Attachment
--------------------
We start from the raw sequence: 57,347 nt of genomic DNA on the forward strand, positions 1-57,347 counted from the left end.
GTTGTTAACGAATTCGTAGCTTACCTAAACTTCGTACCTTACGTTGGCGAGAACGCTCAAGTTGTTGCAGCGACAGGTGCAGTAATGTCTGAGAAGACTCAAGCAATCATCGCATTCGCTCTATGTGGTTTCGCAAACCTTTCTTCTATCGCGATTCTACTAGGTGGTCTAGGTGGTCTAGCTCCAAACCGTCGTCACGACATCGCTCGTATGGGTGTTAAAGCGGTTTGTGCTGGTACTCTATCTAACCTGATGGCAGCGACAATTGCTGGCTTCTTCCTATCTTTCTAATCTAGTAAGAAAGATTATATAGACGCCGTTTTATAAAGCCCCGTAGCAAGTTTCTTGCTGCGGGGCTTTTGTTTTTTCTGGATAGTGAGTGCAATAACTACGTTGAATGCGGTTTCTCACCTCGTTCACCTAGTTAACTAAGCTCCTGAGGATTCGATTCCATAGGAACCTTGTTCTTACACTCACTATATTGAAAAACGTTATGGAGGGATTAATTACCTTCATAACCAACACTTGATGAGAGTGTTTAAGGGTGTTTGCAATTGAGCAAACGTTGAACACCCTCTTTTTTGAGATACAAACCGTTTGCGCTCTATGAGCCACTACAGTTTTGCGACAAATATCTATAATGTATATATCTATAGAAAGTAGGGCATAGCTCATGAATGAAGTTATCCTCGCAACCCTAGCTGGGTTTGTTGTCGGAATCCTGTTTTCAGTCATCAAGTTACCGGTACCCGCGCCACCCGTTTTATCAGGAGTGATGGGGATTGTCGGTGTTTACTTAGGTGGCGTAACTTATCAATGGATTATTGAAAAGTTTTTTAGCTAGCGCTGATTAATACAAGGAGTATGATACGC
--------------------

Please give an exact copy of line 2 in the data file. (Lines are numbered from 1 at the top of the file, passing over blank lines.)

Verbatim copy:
GTTGTTAACGAATTCGTAGCTTACCTAAACTTCGTACCTTACGTTGGCGAGAACGCTCAAGTTGTTGCAGCGACAGGTGCAGTAATGTCTGAGAAGACTCAAGCAATCATCGCATTCGCTCTATGTGGTTTCGCAAACCTTTCTTCTATCGCGATTCTACTAGGTGGTCTAGGTGGTCTAGCTCCAAACCGTCGTCACGACATCGCTCGTATGGGTGTTAAAGCGGTTTGTGCTGGTACTCTATCTAACCTGATGGCAGCGACAATTGCTGGCTTCTTCCTATCTTTCTAATCTAGTAAGAAAGATTATATAGACGCCGTTTTATAAAGCCCCGTAGCAAGTTTCTTGCTGCGGGGCTTTTGTTTTTTCTGGATAGTGAGTGCAATAACTACGTTGAATGCGGTTTCTCACCTCGTTCACCTAGTTAACTAAGCTCCTGAGGATTCGATTCCATAGGAACCTTGTTCTTACACTCACTATATTGAAAAACGTTATGGAGGGATTAATTACCTTCATAACCAACACTTGATGAGAGTGTTTAAGGGTGTTTGCAATTGAGCAAACGTTGAACACCCTCTTTTTTGAGATACAAACCGTTTGCGCTCTATGAGCCACTACAGTTTTGCGACAAATATCTATAATGTATATATCTATAGAAAGTAGGGCATAGCTCATGAATGAAGTTATCCTCGCAACCCTAGCTGGGTTTGTTGTCGGAATCCTGTTTTCAGTCATCAAGTTACCGGTACCCGCGCCACCCGTTTTATCAGGAGTGATGGGGATTGTCGGTGTTTACTTAGGTGGCGTAACTTATCAATGGATTATTGAAAAGTTTTTTAGCTAGCGCTGATTAATACAAGGAGTATGATACGC